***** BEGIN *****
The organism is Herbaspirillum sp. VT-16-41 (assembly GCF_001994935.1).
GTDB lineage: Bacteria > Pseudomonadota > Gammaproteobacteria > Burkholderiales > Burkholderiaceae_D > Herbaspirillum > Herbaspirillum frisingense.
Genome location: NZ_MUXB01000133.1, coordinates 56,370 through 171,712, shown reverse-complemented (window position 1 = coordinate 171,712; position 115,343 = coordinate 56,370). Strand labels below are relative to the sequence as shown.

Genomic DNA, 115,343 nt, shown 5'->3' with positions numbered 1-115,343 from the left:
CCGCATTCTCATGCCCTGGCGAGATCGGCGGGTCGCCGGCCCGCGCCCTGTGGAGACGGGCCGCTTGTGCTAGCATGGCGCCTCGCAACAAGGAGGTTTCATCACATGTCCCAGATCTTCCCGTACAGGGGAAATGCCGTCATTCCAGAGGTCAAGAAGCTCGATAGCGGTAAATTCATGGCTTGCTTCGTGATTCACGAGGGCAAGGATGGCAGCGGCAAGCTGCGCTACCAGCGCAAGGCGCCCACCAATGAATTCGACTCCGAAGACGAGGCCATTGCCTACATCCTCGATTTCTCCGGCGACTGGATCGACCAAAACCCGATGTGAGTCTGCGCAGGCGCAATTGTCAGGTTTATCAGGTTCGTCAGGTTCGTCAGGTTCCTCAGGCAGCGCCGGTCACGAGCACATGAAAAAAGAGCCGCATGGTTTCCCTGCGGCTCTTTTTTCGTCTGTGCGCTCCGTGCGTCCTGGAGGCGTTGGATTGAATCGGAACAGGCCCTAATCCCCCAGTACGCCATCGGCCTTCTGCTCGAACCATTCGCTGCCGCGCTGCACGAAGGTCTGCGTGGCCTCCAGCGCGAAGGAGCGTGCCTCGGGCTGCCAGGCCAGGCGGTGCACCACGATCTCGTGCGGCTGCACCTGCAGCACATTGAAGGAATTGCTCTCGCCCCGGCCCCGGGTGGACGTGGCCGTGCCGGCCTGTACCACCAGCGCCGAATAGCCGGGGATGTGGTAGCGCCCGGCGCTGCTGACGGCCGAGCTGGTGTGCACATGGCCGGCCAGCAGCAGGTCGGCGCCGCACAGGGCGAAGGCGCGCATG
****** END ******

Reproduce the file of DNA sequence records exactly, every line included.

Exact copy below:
The organism is Herbaspirillum sp. VT-16-41 (assembly GCF_001994935.1).
GTDB lineage: Bacteria > Pseudomonadota > Gammaproteobacteria > Burkholderiales > Burkholderiaceae_D > Herbaspirillum > Herbaspirillum frisingense.
Genome location: NZ_MUXB01000133.1, coordinates 56,370 through 171,712, shown reverse-complemented (window position 1 = coordinate 171,712; position 115,343 = coordinate 56,370). Strand labels below are relative to the sequence as shown.

Genomic DNA, 115,343 nt, shown 5'->3' with positions numbered 1-115,343 from the left:
CCGCATTCTCATGCCCTGGCGAGATCGGCGGGTCGCCGGCCCGCGCCCTGTGGAGACGGGCCGCTTGTGCTAGCATGGCGCCTCGCAACAAGGAGGTTTCATCACATGTCCCAGATCTTCCCGTACAGGGGAAATGCCGTCATTCCAGAGGTCAAGAAGCTCGATAGCGGTAAATTCATGGCTTGCTTCGTGATTCACGAGGGCAAGGATGGCAGCGGCAAGCTGCGCTACCAGCGCAAGGCGCCCACCAATGAATTCGACTCCGAAGACGAGGCCATTGCCTACATCCTCGATTTCTCCGGCGACTGGATCGACCAAAACCCGATGTGAGTCTGCGCAGGCGCAATTGTCAGGTTTATCAGGTTCGTCAGGTTCGTCAGGTTCCTCAGGCAGCGCCGGTCACGAGCACATGAAAAAAGAGCCGCATGGTTTCCCTGCGGCTCTTTTTTCGTCTGTGCGCTCCGTGCGTCCTGGAGGCGTTGGATTGAATCGGAACAGGCCCTAATCCCCCAGTACGCCATCGGCCTTCTGCTCGAACCATTCGCTGCCGCGCTGCACGAAGGTCTGCGTGGCCTCCAGCGCGAAGGAGCGTGCCTCGGGCTGCCAGGCCAGGCGGTGCACCACGATCTCGTGCGGCTGCACCTGCAGCACATTGAAGGAATTGCTCTCGCCCCGGCCCCGGGTGGACGTGGCCGTGCCGGCCTGTACCACCAGCGCCGAATAGCCGGGGATGTGGTAGCGCCCGGCGCTGCTGACGGCCGAGCTGGTGTGCACATGGCCGGCCAGCAGCAGGTCGGCGCCGCACAGGGCGAAGGCGCGCATG